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Real Estate ETFs Emerging as a Bet on Global Supply-Chain Mess

Real estate ETF funds are raking in cash, benefitting from a housing shortage, the need for more data storage and industrial assets.

(Bloomberg)—There are a bunch of reasons to be investing in U.S. real estate right now. A housing shortage? That’s a good one. Low interest rates? That’s there too. The need for more data storage and a fix to the global supply-chain disaster? Bet you didn’t see that coming.

Real estate exchange-traded funds are raking in cash. The $6.2 billion iShares U.S. Real Estate ETF, or IYR, posted $1.3 billion of inflows last week, making it the second biggest gainer among ETFs after BlackRock’s S&P 500 behemoth SPY and marking its biggest weekly haul ever. Not to be outdone, the $41.4 billion Vanguard Real Estate ETF, ticker VNQ, also was on the leaderboard, pulling in $338 million. The fund has been hot for a little while, as it posted $1.2 billion of inflows in May, its best month since March 2019.

Real estate stocks have been thriving since the start of 2021, with the S&P 500 Real Estate Index posting a 23% return, compared with a 12% rise in the broader index. The gains have been led by the retail and residential companies investors wager on a surge in economic activity with the pandemic receding. Part of that explains the bid for IYR and VNQ, both of which have a near 40% weighting in specialized REITs with holdings in entertainment properties like casinos and movie theaters. In other words, investors see them as a wager on a “return to normal” environment.

However, the funds have very little exposure to commercial and hotel real estate, which are big pieces of the “reopening trade”. Rather, 27% of BlackRock’s IYR and 21% of Vanguard’s VNQ are in four stocks: American Tower Corp., Prologis Inc., Crown Castle International Corp. and Equinix Inc. The companies specialize in data storage, wireless infrastructure and warehouses. Exposure to these stocks would suggest investors are taking a bet on storage and supply chain concerns.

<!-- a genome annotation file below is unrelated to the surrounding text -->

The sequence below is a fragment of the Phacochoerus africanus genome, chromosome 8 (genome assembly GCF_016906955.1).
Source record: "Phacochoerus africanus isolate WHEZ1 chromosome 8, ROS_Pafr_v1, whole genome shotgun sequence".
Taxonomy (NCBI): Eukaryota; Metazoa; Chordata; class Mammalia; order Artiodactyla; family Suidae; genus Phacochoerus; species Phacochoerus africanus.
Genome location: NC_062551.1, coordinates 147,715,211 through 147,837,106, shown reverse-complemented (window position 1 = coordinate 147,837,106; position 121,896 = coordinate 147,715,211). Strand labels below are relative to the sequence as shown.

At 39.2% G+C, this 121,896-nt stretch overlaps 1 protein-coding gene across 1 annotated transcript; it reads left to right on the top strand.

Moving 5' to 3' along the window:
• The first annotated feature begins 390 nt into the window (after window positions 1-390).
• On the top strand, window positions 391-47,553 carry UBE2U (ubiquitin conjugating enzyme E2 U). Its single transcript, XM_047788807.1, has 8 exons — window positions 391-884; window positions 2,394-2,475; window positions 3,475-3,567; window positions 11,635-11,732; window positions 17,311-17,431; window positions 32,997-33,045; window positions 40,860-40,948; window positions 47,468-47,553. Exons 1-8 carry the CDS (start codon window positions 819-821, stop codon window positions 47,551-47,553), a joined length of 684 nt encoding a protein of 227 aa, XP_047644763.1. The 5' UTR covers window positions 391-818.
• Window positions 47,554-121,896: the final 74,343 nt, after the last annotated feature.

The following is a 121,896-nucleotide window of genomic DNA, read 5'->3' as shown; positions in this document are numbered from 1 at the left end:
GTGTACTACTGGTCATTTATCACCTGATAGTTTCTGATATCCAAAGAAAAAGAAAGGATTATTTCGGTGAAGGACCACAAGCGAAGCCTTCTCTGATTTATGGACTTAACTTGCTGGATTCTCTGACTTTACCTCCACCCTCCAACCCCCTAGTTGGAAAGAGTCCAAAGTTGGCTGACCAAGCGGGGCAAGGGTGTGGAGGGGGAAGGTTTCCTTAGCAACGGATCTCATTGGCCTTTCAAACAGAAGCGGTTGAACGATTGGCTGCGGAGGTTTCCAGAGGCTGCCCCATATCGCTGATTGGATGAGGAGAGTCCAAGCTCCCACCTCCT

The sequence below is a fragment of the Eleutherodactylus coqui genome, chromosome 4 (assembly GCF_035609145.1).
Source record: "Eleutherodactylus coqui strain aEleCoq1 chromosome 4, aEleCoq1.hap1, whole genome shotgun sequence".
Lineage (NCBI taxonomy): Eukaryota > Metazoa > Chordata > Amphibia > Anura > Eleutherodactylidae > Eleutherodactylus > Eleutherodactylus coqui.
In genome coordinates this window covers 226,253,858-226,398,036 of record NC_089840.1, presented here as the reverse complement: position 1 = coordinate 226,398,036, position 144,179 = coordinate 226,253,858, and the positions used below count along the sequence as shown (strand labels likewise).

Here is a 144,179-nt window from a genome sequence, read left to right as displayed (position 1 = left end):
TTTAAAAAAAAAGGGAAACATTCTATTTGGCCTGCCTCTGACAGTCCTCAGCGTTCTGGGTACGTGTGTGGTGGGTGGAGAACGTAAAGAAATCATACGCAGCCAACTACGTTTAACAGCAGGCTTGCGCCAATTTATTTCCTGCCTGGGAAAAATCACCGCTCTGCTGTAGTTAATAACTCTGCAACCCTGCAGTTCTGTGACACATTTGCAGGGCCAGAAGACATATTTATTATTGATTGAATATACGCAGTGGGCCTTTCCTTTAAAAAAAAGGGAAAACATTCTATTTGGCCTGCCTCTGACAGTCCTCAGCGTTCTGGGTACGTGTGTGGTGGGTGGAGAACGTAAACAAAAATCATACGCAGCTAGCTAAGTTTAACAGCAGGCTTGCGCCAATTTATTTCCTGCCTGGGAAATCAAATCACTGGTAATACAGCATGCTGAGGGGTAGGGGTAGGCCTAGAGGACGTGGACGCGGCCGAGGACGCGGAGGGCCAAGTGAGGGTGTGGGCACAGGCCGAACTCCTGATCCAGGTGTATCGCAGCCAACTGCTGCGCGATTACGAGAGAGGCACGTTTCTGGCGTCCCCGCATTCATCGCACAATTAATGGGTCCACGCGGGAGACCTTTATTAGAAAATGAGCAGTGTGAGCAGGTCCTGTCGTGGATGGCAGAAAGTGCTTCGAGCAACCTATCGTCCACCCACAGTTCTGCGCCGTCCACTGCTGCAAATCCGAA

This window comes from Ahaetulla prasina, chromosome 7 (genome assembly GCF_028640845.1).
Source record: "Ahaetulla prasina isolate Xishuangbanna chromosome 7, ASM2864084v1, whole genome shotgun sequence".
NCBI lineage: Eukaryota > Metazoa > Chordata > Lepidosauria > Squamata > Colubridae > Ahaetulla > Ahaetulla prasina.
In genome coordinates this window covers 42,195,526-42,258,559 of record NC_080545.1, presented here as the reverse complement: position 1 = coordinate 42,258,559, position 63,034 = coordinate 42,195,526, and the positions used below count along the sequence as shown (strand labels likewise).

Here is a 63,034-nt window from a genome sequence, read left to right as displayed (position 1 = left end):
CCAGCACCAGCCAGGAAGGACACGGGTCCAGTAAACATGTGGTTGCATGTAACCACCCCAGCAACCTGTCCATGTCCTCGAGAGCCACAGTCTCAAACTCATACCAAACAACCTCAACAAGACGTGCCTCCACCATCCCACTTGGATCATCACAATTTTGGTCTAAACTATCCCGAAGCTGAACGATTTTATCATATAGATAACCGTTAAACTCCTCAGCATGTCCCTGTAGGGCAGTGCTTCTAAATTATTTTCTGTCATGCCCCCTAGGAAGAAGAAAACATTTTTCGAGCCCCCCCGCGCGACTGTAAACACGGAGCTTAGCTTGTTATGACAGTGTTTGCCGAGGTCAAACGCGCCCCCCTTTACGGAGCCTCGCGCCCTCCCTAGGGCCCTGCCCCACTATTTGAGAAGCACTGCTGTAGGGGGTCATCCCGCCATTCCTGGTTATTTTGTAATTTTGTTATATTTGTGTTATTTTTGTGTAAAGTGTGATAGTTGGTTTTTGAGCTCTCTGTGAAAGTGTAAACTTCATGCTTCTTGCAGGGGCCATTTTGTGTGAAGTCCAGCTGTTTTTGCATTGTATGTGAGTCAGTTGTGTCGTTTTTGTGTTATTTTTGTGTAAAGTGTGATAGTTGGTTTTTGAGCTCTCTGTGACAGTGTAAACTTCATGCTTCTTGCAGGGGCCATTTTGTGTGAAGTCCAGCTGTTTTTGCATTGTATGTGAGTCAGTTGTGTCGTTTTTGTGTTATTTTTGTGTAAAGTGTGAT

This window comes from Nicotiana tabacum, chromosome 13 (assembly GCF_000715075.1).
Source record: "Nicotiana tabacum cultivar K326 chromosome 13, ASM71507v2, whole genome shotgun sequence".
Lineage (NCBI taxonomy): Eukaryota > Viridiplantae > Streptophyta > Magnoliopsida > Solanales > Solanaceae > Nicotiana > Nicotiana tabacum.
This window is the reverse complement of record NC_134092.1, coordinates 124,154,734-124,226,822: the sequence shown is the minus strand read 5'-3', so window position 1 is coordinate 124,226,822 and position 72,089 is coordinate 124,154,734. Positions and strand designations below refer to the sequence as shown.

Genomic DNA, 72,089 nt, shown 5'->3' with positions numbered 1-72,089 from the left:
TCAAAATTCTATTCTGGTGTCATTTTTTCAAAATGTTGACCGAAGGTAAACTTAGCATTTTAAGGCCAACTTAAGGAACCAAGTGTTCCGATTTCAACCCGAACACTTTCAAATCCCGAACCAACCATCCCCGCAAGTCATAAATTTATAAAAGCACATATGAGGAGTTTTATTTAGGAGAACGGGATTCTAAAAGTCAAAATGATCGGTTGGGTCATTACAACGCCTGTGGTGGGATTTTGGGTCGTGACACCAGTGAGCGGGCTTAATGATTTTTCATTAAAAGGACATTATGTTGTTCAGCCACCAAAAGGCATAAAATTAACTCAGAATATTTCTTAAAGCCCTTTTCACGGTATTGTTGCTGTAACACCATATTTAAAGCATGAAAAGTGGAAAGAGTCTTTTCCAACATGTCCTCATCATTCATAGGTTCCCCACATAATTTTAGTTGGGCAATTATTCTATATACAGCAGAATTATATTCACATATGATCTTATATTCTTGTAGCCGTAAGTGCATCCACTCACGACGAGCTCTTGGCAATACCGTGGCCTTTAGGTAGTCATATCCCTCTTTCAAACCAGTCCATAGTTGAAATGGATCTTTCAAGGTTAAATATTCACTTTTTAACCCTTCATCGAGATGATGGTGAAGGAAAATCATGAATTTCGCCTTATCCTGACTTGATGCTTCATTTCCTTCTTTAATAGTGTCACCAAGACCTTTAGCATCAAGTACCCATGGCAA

Logistics Proxy

“It seems investors are using real-estate ETFs as a means of capitalizing on global logistics concerns,” said Bloomberg Intelligence ETF analyst Athanasios Psarofagis, who also noted that industrial and storage REITs have held up better than hotels.

Even the $1.2 billion Pacer Benchmark Data & Infrastructure Real Estate SCTR ETF, or SRVR, which owns storage facilities for computer servers and the like, has rallied 11% since mid-May. In the last week, data center REITs beat others with a total return of 4.6%, strongly outperforming the Bloomberg U.S. REITs index.

“Flows follow performance, and REITs have outperformed the broader market by 500 to 600 basis points,” BTIG analyst James Sullivan said. “That’s one factor.”

As pent-up demand begins to be unleashed from housing to commodities, real-estate supply remains relatively low. Add in rising costs of building materials and a labor bottleneck, and the strong demand for property -- both commercial and residential -- is likely to go unmet. Similar to the situation in semiconductors, where a global shortage sent chip stocks soaring, REITs are likely to be seen as more valuable particularly as more of the economy gets back to work.

“The big increases you’ve seen in single family home prices is unprecedented in a recession and provides a lot of head room for apartment REITs,” added Sullivan.

Inflation Hedge

Investors’ incessant hunt for returns is also likely playing into this, as many have rotated into utilities, consumer staples and real-estate stocks, sectors known for yield, last week while the long end of the Treasury curve declined.

“We’re seeing interest rates surprise a little bit. The 10-year yield remains in a trading range of 1.55% to 1.75%, but they’re inching their way down, which is usually good for REITs,” said Sullivan. “It would make sense that real estate or hard assets would offer some hedging protection for the broader market in the case of rising inflation.”

“From a yield angle, there is still enough cushion over the 10-year yield to make it attractive,” Psarofagis added. “However, if yields move higher, this sector could get hit.”

© 2021 Bloomberg L.P.

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